Experimental photography and development techniques.
If you want to see more horrible photos sidle on over to the Sepia Saturday page.

Saturday, October 17, 2015

Sepia Saturday: Time

It's late. Or is it early?

The lady is just arriving home and it appears to be five o'clock in the morning. The milkman has started his rounds.

This postcard is in an album with a number of other printed postcards and real photo postcards that appear to have been received by one lady living in Melbourne, Australia in the early 1900s. This one is dated 3/6/1909.

I wonder if the card was chosen because the sender and the receiver had both been to balls and may have arrived home in the wee hours. The postcard has a caption "Just by way of a change" but the meaning of that defeats me.

Postcard reverse
C/0 Mrs H Clarices[?]
Wallace St, Germanton
Dear Violet
Just a line to let you know I have not forgotten you. I will write you a long letter as soon as I can & send you a postal note for things you have gotten for me & for the opera cloak I think it is very cheap I went to a ball last night & had a grand time I was wishing you were here I can waltz all right now we went in evening dress pale pink & everyone said we were dressed the nicest don't [know] who was belle yet but as soon as the paper comes out I will send it to you don't forget to send me the photo of the ball you were at. I was surprised to hear you are such a flirt. I have another boy he as[sic] only one hand he is very nice & got plenty of money, the one that give me the gloves is off I had three after me to take me to the ball so I picked the one armed bloke he is so nice looking. give my love to all at home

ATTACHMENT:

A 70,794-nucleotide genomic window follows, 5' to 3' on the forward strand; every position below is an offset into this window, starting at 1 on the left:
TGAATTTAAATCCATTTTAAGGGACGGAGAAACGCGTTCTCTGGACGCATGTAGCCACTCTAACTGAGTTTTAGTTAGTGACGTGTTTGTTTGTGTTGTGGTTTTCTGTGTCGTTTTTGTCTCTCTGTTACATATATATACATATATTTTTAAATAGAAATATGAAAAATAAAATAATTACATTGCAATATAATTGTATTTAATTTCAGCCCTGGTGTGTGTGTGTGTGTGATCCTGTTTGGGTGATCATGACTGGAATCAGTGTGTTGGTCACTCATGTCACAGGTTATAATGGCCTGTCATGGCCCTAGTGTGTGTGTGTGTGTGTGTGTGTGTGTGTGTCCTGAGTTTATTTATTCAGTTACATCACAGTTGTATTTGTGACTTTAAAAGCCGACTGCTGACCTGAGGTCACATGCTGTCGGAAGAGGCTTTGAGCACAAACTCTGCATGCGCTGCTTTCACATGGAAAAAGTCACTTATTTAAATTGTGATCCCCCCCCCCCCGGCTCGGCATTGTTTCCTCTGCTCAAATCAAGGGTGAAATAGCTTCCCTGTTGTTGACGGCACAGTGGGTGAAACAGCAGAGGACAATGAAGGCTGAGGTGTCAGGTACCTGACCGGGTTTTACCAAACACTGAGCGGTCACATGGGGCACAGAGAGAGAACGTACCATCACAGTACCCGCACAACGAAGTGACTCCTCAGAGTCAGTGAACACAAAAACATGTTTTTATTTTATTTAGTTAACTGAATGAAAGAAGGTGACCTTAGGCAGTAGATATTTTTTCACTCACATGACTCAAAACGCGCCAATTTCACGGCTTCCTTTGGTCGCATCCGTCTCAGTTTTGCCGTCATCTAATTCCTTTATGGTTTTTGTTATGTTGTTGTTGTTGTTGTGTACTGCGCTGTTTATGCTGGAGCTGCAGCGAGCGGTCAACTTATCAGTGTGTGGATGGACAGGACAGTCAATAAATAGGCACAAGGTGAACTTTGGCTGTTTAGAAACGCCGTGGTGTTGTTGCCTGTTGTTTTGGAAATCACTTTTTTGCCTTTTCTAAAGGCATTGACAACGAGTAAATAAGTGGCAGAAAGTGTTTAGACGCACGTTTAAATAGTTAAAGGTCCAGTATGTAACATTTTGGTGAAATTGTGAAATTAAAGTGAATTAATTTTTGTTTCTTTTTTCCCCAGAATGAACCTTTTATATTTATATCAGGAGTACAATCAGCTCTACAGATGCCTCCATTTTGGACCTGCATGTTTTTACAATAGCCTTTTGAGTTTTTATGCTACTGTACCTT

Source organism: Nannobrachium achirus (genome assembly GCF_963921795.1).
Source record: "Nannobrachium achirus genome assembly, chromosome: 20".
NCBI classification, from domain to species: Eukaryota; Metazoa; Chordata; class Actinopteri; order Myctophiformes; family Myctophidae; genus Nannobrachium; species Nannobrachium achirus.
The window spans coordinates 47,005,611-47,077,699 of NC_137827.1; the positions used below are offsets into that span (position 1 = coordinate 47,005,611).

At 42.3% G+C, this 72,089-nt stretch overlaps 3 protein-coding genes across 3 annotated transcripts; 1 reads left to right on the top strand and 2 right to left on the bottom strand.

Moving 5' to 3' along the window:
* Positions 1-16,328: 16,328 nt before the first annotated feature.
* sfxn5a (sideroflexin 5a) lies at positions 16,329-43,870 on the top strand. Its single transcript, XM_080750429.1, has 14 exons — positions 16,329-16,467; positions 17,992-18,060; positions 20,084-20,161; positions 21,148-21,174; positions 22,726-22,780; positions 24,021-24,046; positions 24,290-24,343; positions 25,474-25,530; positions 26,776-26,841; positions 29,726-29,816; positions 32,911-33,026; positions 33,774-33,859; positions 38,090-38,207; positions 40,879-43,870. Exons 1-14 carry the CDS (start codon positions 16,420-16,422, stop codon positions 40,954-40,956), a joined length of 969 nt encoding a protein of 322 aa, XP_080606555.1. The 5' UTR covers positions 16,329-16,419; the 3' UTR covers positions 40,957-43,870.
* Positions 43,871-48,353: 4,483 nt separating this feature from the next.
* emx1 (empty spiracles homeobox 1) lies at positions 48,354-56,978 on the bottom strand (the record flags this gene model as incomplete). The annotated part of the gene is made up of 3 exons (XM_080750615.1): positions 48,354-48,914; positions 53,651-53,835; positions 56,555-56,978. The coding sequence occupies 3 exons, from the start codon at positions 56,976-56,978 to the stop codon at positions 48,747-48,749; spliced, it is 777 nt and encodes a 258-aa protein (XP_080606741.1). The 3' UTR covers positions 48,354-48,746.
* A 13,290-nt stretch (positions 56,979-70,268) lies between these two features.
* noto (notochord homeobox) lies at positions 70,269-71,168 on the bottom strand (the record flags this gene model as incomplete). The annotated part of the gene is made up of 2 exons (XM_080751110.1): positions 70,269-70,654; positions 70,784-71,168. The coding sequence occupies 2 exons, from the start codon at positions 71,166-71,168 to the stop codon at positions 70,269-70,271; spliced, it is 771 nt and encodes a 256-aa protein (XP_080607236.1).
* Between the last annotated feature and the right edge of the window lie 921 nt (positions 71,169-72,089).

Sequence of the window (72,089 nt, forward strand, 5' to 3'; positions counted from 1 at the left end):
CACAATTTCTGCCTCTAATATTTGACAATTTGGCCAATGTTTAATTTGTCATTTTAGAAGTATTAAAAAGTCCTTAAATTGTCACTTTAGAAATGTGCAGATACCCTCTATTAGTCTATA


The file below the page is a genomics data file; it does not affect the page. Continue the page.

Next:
Edie xxxxxxxxxxxxxx

Edie hasn't named the "one-armed bloke" but apparently the fact that he has money is important. I hope he had the sense to see Edie's real character. And I'd like to know the background to her comment about Violet being a flirt.

This post is in response to the Sepia Saturday theme photo that includes a clock. You can see other responses here.

Saturday, October 10, 2015

Sepia Saturday: Discarded studio photo

Unknown couple with child
Once upon a time this image was important to someone. The couple, and a child (their child or a grandchild?), dressed in their best clothes and went to Bardwell's Studio studio in the city of Melbourne, Victoria. Did they walk, take a train or tram, or did they travel by horse and cab?

The photographer instructed the man to take off his hat and place it on the pedestal, told them how and where to stand, and took some images. I wonder why the child is looking directly at the camera but the adults are looking at something or someone to one side?

The photo was developed and printed and eventually collected by the subjects. Money changed hands. Maybe the photo was placed in a frame and placed on the mantlepiece. Maybe it was added to an album. They knew who they were so there was no need to write names on the back of the photo. Maybe extra copies were ordered and given to other members of the family.

Time passed, people died, the photo was bundled in with others and eventually discarded. By chance it was rescued and donated to a library.

Who are these people? No one knows but it has value as a historical record of clothing styles, hair styles, beard styles, studio portraiture and photographers.

This post is in response to the theme photo for Sepia Saturday's 300th anniversary, a photo of an unknown people, that was also rescued.